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Dinos hockey earns shutout win over UBC

By David Song, November 30, 2015 —

Before their Nov. 27 clash with the University of British Columbia Thunderbirds, the University of Calgary’s men’s hockey team held a mediocre record of 9–11–3. The Dinos knew a well-rounded effort was needed to win against the rival Thunderbirds and that’s exactly what they got on Friday night, prevailing with a 4–0 shutout win.

Dinos head coach Mark Howell was pleased with how his team bounced back from their recent string of subpar performances.

“It’s been a tough couple of weeks, but I thought the guys got refocused,” said Howell. “We made sure we stayed on the right side of the puck, and as a result we had the momentum on our side for the most part.”

Second-year Dinos forward Cain Franson opened the game’s scoring near the end of the first period, beating Thunderbirds netminder Eric Williams with a long-range snapshot on the powerplay. However, UBC pushed back, forcing Stanford to make two quality saves in the final five seconds of the opening period.

The physicality ramped up significantly after that, culminating in a 10-minute misconduct penalty for Thunderbirds defenceman Kyle Becker.

“Physicality really helped set the tone for the game,” said third-year Dinos defender Caylen Walls. “When you start getting the body on their forwards, start turning over pucks and start creating chances for our own forwards, it’s a huge thing and we really prevailed in that area tonight.”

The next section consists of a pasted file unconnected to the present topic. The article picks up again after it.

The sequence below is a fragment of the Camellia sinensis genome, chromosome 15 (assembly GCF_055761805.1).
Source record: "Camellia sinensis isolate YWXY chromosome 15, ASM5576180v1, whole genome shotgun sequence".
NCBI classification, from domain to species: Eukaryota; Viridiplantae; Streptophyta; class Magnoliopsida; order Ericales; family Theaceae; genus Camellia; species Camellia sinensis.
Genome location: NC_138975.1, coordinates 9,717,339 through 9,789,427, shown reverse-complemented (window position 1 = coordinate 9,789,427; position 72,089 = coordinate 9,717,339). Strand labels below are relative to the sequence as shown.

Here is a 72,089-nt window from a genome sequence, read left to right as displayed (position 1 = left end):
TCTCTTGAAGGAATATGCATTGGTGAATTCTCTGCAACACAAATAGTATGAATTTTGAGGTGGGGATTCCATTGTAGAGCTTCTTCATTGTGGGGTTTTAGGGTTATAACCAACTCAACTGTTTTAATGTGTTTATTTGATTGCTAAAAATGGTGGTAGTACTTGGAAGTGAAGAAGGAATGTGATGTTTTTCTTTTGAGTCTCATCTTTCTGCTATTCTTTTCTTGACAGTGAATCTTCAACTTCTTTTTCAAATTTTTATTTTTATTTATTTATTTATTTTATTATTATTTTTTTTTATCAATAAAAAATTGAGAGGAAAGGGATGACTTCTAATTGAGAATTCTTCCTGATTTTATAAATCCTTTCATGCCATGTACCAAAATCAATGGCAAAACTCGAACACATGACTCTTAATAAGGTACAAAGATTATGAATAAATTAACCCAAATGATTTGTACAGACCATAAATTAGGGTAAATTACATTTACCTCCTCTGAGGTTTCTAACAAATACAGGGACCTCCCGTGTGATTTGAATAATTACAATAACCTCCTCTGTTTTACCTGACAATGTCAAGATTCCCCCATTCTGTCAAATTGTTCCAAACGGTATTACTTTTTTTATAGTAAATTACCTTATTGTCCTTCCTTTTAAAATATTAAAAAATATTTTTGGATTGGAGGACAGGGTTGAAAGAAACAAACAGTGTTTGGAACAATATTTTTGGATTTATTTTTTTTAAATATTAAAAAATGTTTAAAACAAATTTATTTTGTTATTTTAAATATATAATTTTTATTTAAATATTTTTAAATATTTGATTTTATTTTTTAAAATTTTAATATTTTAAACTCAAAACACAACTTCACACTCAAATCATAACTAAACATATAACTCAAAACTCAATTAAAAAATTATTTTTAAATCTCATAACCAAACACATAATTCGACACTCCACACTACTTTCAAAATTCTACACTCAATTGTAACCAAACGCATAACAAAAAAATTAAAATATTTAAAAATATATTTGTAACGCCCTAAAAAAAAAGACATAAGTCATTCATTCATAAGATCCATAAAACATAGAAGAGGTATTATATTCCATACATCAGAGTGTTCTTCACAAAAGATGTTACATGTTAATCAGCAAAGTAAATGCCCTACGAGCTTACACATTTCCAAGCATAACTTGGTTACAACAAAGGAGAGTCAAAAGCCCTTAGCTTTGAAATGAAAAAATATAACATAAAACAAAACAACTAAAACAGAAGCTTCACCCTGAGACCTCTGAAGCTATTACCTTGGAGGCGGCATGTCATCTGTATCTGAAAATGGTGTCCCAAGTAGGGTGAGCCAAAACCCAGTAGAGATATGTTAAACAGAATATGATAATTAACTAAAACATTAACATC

The Dinos added two goals in the second period courtesy of Adam Kambeitz and Dylan Walchuk, as the U of C’s forwards continued to battle hard in front of the Thunderbirds’ net. Franson sealed the deal with an empty-net goal at 19:14 of the third period, earning his second tally of the night.

Despite the team’s offensive success, it was netminder Steven Sanford who reigned as one of the game’s top stars, stopping all 21 of UBC’s shots to record his third shutout of the season.

“It’s always nice to get a shutout,” Stanford said. “Usually when you get a shutout, it means your team’s playing good defence. Everyone’s buying into our system and it took some time, but every day we’re getting better.”

Howell claims the team’s return to defense played a key role in the club’s overall success against UBC.

“It didn’t matter who were going to play, we needed to make sure we came out with a really honest effort,” Howell said. “We got back to skating, and not just skating but sprinting and winning some races. Our goaltending was great. We had some ‘D’ playing forward, and they just kept it simple, moved the puck up the ice. That helped our game — just staying simple.”

UBC was able to even up the season series with a 4–2 victory one night later, giving each club two wins in their four games against each other this year. The Dinos now look ahead to an extended break before they travel to Saskatchewan for a pair of road games against the University of Regina Cougars on Jan. 8–9.

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